THERE were no tears for Maurizio Sarri at Chelsea.
Certainly none from the fans, especially those who actually shell out their hard-earned cash to watch the Blues.
Nor from the players. The usual comments when a manager leaves were, it seemed, utterly absent.
And, as the brief statement on the club website, issued in the name of Marina Granovskaia, made pretty clear, none from the board either.
Indeed, if you really want to know how much anybody at the club really cared, go to the website now and look for the main story – Sunday night’s SoccerAid game.
Given that Sarri could point to the end of season facts with more than a degree of pride, that says a great deal.
Third in the Prem, ahead of Spurs, Arsenal and United, guaranteeing a return to the Champions League.
Europa League winners – Arsenal thrashed in Baku – giving the Italian his first major trophy.
And the final of the Carabao Cup, too.
By any standards, success.
Yet it FELT like failure, pretty much all season after that shuddering loss to Spurs at Wembley in November.
Felt like a club on the verge of a collective nervous breakdown.
Looked like a manager who simply did not want to be there any more.
MAUR THE MERRIER?
And when Juventus came calling, it was hard to know who was happier to see Sarri go – Chelsea or the Italian himself?
Which, in truth, is truly remarkable.
Officially, Sarri is the first Chelsea manager of the Roman Abramovich era to leave entirely on his own terms.
Not sacked. Or leaving “by mutual consent”- a phrase with little grounding in reality.
But quitting to take a job which he would say is bigger than the one he is leaving.
And yet this was a departure which had been on the cards for months.
The souring of the relationship between Sarri and the Chelsea fans was brutal as doubts became issues and boiled over into outright, seething animosity.
Even at the worst of the Rafa Benitez era, a situation which was more about Jose Mourinho’s tangled relationship with the Spaniard and fake quotes attributed to Benitez than anything he actually said, it was never as toxic as “F*** Sarriball!”.It was about personality AND football.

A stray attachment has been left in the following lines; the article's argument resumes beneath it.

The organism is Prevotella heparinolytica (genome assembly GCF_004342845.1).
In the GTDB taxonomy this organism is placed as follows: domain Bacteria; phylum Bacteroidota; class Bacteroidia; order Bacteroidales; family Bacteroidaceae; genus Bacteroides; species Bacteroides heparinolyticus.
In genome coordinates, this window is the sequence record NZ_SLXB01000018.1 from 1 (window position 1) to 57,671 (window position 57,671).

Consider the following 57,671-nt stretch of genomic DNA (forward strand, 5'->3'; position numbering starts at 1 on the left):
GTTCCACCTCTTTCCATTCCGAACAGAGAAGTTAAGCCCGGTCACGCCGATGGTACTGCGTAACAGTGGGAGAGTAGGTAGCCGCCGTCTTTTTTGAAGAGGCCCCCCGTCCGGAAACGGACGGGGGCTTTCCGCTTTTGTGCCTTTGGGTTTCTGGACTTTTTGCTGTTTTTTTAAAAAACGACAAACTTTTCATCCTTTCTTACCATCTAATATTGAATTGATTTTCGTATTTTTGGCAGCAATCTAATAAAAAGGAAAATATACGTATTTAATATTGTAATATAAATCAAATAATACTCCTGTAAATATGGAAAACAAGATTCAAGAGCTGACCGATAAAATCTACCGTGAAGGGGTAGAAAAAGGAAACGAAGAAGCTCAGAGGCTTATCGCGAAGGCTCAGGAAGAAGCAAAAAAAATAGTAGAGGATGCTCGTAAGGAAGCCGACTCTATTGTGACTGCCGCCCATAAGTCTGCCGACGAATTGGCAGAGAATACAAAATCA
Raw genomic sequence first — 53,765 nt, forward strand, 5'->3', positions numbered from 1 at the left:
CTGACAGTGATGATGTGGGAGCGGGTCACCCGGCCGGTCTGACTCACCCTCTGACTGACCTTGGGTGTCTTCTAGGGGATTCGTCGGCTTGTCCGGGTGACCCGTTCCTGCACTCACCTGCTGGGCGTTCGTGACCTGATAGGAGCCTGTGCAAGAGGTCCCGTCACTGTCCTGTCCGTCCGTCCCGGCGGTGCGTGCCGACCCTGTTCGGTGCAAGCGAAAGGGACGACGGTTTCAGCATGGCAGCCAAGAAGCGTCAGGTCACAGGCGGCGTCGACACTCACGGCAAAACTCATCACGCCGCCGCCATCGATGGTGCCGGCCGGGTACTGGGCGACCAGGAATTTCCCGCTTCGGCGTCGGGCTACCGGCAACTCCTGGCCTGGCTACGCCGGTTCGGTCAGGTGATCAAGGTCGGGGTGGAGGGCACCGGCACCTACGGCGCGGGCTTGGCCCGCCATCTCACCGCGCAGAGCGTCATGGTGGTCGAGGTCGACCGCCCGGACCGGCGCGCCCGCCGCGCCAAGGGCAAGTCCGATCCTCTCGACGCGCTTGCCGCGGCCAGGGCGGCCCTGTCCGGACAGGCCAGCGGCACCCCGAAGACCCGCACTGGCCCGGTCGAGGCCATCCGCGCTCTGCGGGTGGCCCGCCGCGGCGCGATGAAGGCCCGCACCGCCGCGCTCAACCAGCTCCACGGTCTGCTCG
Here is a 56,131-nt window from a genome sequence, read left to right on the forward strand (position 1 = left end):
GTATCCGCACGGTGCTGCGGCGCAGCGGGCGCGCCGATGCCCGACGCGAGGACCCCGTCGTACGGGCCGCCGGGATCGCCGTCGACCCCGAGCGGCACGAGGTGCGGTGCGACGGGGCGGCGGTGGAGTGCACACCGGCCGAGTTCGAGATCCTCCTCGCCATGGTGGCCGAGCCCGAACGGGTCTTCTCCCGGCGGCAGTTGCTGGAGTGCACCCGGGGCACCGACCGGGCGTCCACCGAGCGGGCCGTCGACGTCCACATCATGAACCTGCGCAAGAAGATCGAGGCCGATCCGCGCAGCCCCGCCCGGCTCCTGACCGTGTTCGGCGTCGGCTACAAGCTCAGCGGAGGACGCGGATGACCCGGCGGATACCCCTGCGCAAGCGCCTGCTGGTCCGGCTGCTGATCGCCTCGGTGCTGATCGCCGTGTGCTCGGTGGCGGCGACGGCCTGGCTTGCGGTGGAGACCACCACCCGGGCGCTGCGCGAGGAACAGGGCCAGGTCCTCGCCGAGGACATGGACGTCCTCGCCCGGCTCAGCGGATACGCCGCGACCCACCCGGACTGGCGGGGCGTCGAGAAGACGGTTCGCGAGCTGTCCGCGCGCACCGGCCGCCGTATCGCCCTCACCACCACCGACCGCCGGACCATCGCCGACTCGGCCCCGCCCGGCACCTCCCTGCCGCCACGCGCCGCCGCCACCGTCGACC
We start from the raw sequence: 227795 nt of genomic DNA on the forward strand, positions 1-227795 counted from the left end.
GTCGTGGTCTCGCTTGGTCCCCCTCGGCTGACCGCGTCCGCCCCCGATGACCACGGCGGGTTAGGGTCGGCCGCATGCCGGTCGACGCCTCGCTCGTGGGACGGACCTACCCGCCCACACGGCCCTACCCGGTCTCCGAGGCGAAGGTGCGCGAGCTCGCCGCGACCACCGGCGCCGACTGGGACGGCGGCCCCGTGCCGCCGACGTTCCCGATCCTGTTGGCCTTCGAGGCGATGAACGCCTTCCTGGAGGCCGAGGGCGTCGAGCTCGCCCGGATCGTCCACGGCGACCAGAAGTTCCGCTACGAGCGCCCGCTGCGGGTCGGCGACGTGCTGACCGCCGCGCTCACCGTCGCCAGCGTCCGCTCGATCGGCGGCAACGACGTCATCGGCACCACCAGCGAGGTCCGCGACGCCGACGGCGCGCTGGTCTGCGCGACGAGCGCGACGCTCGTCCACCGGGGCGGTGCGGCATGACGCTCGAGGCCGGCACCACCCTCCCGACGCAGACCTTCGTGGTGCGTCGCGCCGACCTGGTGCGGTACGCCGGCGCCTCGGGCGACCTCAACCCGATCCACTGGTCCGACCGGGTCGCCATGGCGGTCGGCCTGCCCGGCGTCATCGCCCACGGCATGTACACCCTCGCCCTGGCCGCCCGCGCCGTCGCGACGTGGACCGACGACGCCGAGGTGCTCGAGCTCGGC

About Sarri’s infatuation with Jorginho and the belief that it meant sacrificing N’Golo Kante’s best virtues.
And about his persistence with other facets which irked.
Regularly playing Eden Hazard as a false nine, when he didn’t want to do it.
Sticking with Marcos Alonso at left back, long after the supporters had tired of seeing the same thing over and again.
Those like for like substitutions, the repeat button pressed so often even members of the board privately joked about it.
And, of course, that clear reluctance, until it became something even Sarri could not longer ignore, to play Ruben Loftus-Cheek and Callum Hudson-Odoi.
BOST IN TRANSLATION
The players, too, got sick and tired of repetitive training.
Those early reports of the intensity of the sessions, initially said in praise of the Italian, soon disappeared as the lustre did not last.
Sarri may have recognised, from early on, that his face did not fit.
And he never seemed to settle, moaning – constantly – about the media commitments demanded by Premier League rules.
There were other issues as well. Sarri had understandable reasons for complaining about the timing of the post-season trip to Boston, especially when the new-laid pitch may well have been culpable of Loftus-Cheek’s injury.
But the fight against anti-Semitism is Abramovich’s new project, one the Russian has invested both time and money into seeing bear fruit.
You don’t publicly bad-mouth your boss’ big idea without expecting consequences.
Even so, with Chelsea seeming to have accepted the reality of their Fifa transfer ban, Sarri might have had another season.
If nothing else, there were some at the club happy for him to have been the fall-guy – and it would have given Frank Lampard a further 12 months to learn on his managerial journey.
But once it became clear Juve were willing to pay to take away a manager who was, in reality, no longer wanted, it became a matter of time.
Whether Lampard will prove the right answer is something we will doubtless discover over the next few months and possibly years.
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But Sarri NEVER was, for a variety of reasons.
He leaves unlamented, unloved, unmissed.
For just about everyone, including himself, it seems the best thing all round.